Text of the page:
The airport notes that its efforts are aligned with the Kingdom’s vision for sustainable development and its goal of achieving carbon neutrality (zero net carbon emissions) by 2060 as part of the Saudi Green Initiative.

Tibah Airports’ managing director, Sofiene Abdessalem, said: “Tibah is keen on adopting and implementing the best international standards and environmentally friendly practices at Prince Mohammed bin Abdulaziz International Airport.

“This achievement confirms and reflects the continuous support given by the General Authority of Civil Aviation to us in order to remain a leading and sustainable gateway to serve pilgrims and visitors and improve the passenger experience.”


Hong Kong International Airport has ended a difficult year with new two major developments – the opening of its impressive new Sky Bridge and the signing of a Memorandum of Understanding (MoU) to strengthen co-operation with Zhuhai Airport in Mainland China and “propel the development of the aviation industry in the Greater Bay Area.”

Speaking about the new MoU, Airport Authority Hong Kong (AAHK) chairman, Jack So, said: “The deepened co-operation between the two airports will give full play to the respective advantages of Hong Kong and Zhuhai, as well as leverage the convenience brought by the HZMB [Hong Kong-Zhuhai-Macau Bridge] achieving mutual benefits.

“Both sides will join hands in developing a high-end aviation industrial park, bringing international partners to Zhuhai and creating an important new collaboration platform for Guangdong and Hong Kong to promote the development of the aviation industry.

“The collaboration will boost the demand for logistics and air cargo services, and provide service to the whole country and worldwide.”

HKIA’s 28-metre high and 200 metre long Sky Bridge spans a taxiway between Terminal 1 and its Satellite Concourse (T1S), making it the world’s longest airside bridge that allows Code F aircraft such as the A380 to pass under it.

AAHK’s executive director of engineering and technology, Ricky Leung, enthused: “Sky Bridge is aspired to be the iconic feature at HKIA. It offers passengers a spectacular view of the entire airport with the nearby landscape as the backdrop.”


According to press reports in Thailand, the Thai Cabinet has agreed in principle to the expansion of U-Tapao Airport, which is located in Rayong province around 30 kilometres from the popular tourist town of Pattaya.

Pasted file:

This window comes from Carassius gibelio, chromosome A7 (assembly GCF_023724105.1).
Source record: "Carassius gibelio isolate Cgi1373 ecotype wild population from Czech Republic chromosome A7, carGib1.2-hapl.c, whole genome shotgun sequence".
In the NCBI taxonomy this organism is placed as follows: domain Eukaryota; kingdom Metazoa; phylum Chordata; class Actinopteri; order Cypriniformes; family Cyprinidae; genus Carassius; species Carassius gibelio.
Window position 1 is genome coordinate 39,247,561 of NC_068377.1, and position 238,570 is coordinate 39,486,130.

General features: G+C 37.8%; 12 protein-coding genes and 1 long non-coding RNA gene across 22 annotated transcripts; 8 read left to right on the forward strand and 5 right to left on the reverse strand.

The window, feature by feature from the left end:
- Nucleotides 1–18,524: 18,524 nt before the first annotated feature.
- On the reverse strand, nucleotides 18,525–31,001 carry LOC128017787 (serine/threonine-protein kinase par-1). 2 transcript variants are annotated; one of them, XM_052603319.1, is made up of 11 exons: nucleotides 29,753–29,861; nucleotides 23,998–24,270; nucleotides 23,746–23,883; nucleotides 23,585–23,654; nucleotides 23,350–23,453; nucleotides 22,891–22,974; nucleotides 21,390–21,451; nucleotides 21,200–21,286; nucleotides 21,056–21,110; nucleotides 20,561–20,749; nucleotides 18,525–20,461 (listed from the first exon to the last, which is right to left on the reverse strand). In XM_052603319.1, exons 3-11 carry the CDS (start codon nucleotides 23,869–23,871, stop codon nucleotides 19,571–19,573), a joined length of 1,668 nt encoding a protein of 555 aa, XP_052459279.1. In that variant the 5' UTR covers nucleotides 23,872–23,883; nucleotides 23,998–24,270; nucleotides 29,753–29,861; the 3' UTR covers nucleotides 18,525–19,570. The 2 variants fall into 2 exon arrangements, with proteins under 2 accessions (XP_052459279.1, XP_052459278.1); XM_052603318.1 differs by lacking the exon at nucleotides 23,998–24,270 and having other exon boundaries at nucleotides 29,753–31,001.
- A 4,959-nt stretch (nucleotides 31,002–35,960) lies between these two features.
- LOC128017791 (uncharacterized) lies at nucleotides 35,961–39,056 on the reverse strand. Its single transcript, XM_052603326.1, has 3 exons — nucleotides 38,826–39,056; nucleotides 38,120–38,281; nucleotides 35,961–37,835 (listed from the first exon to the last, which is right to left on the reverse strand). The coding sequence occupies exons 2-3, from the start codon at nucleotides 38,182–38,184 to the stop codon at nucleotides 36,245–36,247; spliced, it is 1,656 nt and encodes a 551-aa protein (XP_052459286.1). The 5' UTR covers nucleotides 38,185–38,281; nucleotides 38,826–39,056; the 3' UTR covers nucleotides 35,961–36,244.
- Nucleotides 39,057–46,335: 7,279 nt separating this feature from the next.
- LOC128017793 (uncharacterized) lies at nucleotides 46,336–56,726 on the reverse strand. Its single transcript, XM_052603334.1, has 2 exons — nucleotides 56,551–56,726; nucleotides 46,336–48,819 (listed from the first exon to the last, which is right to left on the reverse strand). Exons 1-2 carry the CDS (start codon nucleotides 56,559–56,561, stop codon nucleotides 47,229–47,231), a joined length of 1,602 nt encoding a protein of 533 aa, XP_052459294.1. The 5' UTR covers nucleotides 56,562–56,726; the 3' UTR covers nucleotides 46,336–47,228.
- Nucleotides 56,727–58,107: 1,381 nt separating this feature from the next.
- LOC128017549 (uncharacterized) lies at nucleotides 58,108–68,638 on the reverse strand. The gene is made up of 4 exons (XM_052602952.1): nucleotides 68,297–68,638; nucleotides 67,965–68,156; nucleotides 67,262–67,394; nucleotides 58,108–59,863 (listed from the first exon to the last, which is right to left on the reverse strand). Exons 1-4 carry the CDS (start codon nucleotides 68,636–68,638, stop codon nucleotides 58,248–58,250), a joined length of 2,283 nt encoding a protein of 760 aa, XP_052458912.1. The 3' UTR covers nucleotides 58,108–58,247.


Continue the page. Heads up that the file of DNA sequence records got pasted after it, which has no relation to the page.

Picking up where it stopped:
If the plans go ahead, the airport’s existing terminal will be upgraded and expanded and a new Terminal 3, second runway, taxiways and other facilities added in the next phase of its development to effectively equip it to handle up to 15 million passengers per annum.

However, the ultimate ambition is for U-Tapao-Rayong-Pattaya International Airport (UTP) to welcome up to 60 million passengers per annum, and to help make this possible the new runway will be at least 3,500 metres long to ensure that it is capable of accommodating aircraft up to the size of the A380.

Owned by the Royal Thai Navy, UTP is a joint civil-military airport serving the Thai cities of Rayong and Pattaya and home to a large Thai Airways maintenance base.

Its new Terminal 2 opened in early 2019 meaning that the airport is currently capable of handling around three million passengers per annum, although the continuing impact of the COVID pandemic on air travel in the Asia-Pacific region meant that it only handled around 136,000 passengers and 3,920 aircraft movements in 2021.

Airlines currently serving U-Tapao include Azur Air, Bangkok Airways, Thai Lion Air and, from early 2023, flydubai.

The ambitious master plan for UTP was created by Oneworks at the request of the consortium pushing for the airport’s development. The consortium includes GMR Infrastructure, Thai AirAsia and other stakeholders.